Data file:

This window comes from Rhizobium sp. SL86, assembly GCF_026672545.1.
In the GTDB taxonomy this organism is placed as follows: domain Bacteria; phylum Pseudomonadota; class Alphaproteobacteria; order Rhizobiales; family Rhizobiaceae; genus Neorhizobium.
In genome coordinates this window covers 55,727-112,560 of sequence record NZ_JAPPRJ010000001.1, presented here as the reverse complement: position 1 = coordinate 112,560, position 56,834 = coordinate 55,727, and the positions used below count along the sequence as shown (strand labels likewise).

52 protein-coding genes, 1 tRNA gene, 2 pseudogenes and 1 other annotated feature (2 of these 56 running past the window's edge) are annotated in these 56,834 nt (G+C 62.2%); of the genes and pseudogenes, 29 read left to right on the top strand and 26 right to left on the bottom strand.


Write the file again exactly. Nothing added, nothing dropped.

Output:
This window comes from Rhizobium sp. SL86, assembly GCF_026672545.1.
In the GTDB taxonomy this organism is placed as follows: domain Bacteria; phylum Pseudomonadota; class Alphaproteobacteria; order Rhizobiales; family Rhizobiaceae; genus Neorhizobium.
In genome coordinates this window covers 55,727-112,560 of sequence record NZ_JAPPRJ010000001.1, presented here as the reverse complement: position 1 = coordinate 112,560, position 56,834 = coordinate 55,727, and the positions used below count along the sequence as shown (strand labels likewise).

52 protein-coding genes, 1 tRNA gene, 2 pseudogenes and 1 other annotated feature (2 of these 56 running past the window's edge) are annotated in these 56,834 nt (G+C 62.2%); of the genes and pseudogenes, 29 read left to right on the top strand and 26 right to left on the bottom strand.